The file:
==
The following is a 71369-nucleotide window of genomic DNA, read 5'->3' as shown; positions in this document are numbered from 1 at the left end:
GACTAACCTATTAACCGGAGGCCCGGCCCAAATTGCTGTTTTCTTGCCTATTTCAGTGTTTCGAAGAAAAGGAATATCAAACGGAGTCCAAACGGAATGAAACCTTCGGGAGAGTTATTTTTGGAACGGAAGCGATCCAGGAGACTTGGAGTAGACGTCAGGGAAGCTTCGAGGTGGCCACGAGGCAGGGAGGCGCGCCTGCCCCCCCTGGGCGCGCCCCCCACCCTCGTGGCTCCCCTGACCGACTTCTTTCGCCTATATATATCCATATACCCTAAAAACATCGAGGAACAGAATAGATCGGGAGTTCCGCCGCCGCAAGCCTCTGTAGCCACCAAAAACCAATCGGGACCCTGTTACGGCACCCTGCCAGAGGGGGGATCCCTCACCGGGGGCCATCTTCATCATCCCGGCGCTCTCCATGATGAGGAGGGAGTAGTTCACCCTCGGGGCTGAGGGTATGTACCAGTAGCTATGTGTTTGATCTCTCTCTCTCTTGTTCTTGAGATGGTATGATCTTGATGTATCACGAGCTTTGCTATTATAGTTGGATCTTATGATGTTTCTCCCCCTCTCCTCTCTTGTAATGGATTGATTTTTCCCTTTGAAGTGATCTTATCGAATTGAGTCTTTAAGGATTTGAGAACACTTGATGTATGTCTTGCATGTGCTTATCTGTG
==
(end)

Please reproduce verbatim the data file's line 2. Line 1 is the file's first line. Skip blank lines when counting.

GACTAACCTATTAACCGGAGGCCCGGCCCAAATTGCTGTTTTCTTGCCTATTTCAGTGTTTCGAAGAAAAGGAATATCAAACGGAGTCCAAACGGAATGAAACCTTCGGGAGAGTTATTTTTGGAACGGAAGCGATCCAGGAGACTTGGAGTAGACGTCAGGGAAGCTTCGAGGTGGCCACGAGGCAGGGAGGCGCGCCTGCCCCCCCTGGGCGCGCCCCCCACCCTCGTGGCTCCCCTGACCGACTTCTTTCGCCTATATATATCCATATACCCTAAAAACATCGAGGAACAGAATAGATCGGGAGTTCCGCCGCCGCAAGCCTCTGTAGCCACCAAAAACCAATCGGGACCCTGTTACGGCACCCTGCCAGAGGGGGGATCCCTCACCGGGGGCCATCTTCATCATCCCGGCGCTCTCCATGATGAGGAGGGAGTAGTTCACCCTCGGGGCTGAGGGTATGTACCAGTAGCTATGTGTTTGATCTCTCTCTCTCTTGTTCTTGAGATGGTATGATCTTGATGTATCACGAGCTTTGCTATTATAGTTGGATCTTATGATGTTTCTCCCCCTCTCCTCTCTTGTAATGGATTGATTTTTCCCTTTGAAGTGATCTTATCGAATTGAGTCTTTAAGGATTTGAGAACACTTGATGTATGTCTTGCATGTGCTTATCTGTG